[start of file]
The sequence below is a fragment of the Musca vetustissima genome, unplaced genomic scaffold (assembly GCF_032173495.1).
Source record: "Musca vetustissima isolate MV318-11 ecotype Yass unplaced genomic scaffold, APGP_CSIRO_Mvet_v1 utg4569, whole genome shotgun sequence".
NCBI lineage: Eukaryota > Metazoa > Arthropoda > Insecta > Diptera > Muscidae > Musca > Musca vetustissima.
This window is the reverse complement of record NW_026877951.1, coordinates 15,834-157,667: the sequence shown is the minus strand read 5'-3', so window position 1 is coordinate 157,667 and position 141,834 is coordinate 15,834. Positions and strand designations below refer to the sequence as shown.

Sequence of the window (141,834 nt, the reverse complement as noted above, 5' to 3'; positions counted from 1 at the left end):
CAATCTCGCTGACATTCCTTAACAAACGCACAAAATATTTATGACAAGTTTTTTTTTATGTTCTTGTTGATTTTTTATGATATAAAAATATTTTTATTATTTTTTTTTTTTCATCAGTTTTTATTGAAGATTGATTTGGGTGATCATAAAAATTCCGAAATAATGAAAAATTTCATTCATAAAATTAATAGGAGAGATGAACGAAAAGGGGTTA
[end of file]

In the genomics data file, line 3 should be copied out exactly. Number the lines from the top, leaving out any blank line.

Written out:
NCBI lineage: Eukaryota > Metazoa > Arthropoda > Insecta > Diptera > Muscidae > Musca > Musca vetustissima.